Valiant/Darkhorse, Magnus: Robot Fighter & Nexus #1, 2, written by Mike Baron, drawn by Steve Rude, 1994
Speaking of gorgeous art—Steve Rude. Right, so you already know you want these issues. Humour me as I going into further detail.
Magnus is a character I never really understood. I’ve written about him before. He’s a human who can smash robots, wears a skirt (or is it more of a tunic?) and likes tall white boots. In the hands of Mike Baron and Steve Rude, however, he’s quite neat. Or at least, written and drawn with a retro nostalgic charm that I simply can’t get enough of. Here, Magnus seems like he’s been ripped from the pages of a 1950s sci-fi fashion ad. I don’t know if those actually exist, but that’s the vibe I get.
Nexus, on the other hand, is an awesome character. Diving into a random Nexus issue can be intimidating (see above: sci-fi concept catch-up) so this is the perfect way to introduce yourself if you’re not already engulfed in his mythology. Nexus has dreams and must punish evil throughout the galaxy, that’s really all you need to know.
This crossover was a brilliant idea. Or, I should say, getting Mike Baron and Steve Rude to make this crossover was a brilliant idea. In lesser hands, I could see myself not caring. Fortunately, the writing is tight, easy to follow and engaging. The pictures are drawn by Steve Rude—you get it.
Our story follows an alien invader who, at first, seems to offer Magnus and his world life changing technologies and medicine. Does he bring utopia or trouble? Nexus figures the later and, surprise, surprise, he’s right. Our heroes team up and take him down. It’s a solid two issues of plot building and execution that modern writers could learn from. There’s enough here that the story feels complete, but it’s so good that you’ll want more. This isn’t six issues that amount to a handful of conversations, this is a perfectly paced, beautifully drawn, expertly written two-issue tale.
Alright, you’ve humoured me, go buy this already.
Image, Superpatriot: War on Terror #2, 3, written by Robert Kirkman, drawn by E.J. Su, 2006
I’ve never been a Robert Kirkman fan. There, I said it. I don’t like The Walking Dead or Invincible. What’s wrong with me? I don’t know. That being said, I don’t think he’s a bad writer. This mini, for example, is pretty cool!
What did I know about Superpatriot before diving into these issues? Not much. Dave Johnson used to drawn him, which is neat, and he got around most corners of the Image Universe, but I didn’t catch much of him. He was created by Erik Larsen–that much I knew.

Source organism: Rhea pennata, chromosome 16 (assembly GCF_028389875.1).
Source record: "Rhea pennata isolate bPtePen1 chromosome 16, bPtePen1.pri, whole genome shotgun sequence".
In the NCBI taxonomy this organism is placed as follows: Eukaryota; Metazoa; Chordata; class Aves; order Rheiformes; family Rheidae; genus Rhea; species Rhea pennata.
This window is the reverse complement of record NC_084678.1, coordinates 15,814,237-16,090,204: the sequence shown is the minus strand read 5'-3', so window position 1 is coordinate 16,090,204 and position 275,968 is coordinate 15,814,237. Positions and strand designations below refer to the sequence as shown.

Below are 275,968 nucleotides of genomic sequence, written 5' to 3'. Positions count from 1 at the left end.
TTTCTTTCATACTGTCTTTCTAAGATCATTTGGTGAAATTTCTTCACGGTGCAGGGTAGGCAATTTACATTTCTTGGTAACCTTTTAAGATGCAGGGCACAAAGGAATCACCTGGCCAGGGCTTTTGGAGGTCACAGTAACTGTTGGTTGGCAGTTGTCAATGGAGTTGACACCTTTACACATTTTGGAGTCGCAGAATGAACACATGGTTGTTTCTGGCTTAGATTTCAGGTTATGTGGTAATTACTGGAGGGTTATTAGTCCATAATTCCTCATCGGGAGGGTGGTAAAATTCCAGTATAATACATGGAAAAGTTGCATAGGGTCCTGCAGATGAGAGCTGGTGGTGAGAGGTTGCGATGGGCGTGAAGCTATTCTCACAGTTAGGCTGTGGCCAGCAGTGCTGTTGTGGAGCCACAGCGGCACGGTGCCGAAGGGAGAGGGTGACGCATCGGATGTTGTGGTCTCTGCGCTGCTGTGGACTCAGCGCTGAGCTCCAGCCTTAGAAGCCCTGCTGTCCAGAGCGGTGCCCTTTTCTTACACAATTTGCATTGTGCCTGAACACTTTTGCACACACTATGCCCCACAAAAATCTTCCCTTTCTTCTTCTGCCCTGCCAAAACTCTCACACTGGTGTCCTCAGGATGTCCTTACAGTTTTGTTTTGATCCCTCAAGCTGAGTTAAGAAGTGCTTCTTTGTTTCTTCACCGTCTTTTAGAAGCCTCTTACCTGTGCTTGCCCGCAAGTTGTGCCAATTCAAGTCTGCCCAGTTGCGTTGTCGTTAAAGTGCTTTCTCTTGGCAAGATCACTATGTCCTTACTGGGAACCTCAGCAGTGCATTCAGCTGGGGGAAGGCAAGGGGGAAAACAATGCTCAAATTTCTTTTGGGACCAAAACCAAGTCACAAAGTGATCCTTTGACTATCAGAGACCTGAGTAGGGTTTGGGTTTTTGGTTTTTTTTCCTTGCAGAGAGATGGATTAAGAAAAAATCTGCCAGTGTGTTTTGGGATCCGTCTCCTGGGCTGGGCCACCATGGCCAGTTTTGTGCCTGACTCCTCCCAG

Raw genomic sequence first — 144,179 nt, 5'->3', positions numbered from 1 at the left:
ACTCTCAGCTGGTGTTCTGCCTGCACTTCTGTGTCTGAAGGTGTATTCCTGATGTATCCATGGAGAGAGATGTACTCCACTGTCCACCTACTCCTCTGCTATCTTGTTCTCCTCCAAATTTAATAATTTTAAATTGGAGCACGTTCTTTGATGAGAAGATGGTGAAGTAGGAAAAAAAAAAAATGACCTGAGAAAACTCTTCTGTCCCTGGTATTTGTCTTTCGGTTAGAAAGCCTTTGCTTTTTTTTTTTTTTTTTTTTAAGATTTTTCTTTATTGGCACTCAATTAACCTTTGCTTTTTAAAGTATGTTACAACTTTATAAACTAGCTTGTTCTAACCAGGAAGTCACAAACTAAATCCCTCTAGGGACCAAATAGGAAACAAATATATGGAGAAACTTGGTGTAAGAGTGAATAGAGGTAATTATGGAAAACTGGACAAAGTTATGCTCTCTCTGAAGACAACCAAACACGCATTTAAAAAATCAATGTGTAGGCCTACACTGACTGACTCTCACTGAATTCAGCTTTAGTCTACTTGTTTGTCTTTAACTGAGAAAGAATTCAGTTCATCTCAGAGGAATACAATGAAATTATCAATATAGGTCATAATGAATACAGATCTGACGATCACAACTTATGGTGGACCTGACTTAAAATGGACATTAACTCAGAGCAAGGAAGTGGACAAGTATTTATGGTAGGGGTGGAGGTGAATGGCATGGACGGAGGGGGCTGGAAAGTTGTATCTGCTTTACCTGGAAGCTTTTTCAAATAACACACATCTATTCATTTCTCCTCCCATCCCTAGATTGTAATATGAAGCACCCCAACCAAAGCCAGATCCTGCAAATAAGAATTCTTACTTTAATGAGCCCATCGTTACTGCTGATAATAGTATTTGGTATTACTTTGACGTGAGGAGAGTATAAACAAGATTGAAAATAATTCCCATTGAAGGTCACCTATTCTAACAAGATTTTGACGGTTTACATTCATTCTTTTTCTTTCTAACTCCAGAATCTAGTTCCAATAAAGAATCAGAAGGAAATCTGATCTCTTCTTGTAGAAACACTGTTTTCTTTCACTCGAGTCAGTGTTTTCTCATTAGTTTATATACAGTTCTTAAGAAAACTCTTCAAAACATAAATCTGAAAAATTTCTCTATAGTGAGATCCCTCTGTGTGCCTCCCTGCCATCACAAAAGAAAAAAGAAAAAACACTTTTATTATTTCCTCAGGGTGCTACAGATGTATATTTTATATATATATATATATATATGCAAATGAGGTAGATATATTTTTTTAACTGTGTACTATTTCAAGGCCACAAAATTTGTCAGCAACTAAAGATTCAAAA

Kirkman writes our Superpatriot as a relatable, aging hero. He’s been through hard times, lost his kids, is going from old to really old and still maintains a relationship with his young girlfriend. Said relationship is actually written pretty well, but Kirkman focuses way too much on their love-making—something I think is played for laughs but comes off as creepy.
There’s the obligatory “misunderstanding fight” at the start of the second issue here, but the real treat is the villain that arises to steal the show. He’s the Nazi equivalent to Superpatriot and Kirkman plays it smart, having him start out small. He creates his minion army, but sets his sights on taking over a small town. He’s isn’t out to rule the world quite yet. He’s written as an evil monster, no doubt, but there’s a nice dose of dark humour in there too. Sure, kicking a small child into the sky is incredibly cruel, but kind of funny too, in a sick way.
E.J. Su’s pictures match the tone perfectly. His figures are cartoony, colourful and dynamic but still grounded and consistent. This isn’t 90s Image, with over bulging and ammo belts. This is nice, clear storytelling with just enough levity.
I thoroughly enjoyed the two issues of Superpatriot: War on Terror that I found, and I hope to find more. I’m still not sold on Kirkman’s signature titles, but he’s convinced me to look for more of his work.
Marvel (MAX), Doctor Spectrum #2, 4, 6, written by Sara Barnes, drawn by Travel Foreman and Greg Tocchini, 2005
Let me get this off my chest—here we have the tale of Colonel Joe Ledger, the man who, through military testing of an alien crystal, would become Doctor Spectrum. Colonel Joe Ledger is not a doctor—of anything. I understand why they called this book Doctor Spectrum (being the name of the older Squadron Supreme character this series is very loosely inspired by) but it’s stupid. Now if I missed something and he really is a doctor, please let me know. It’s bothering me, really!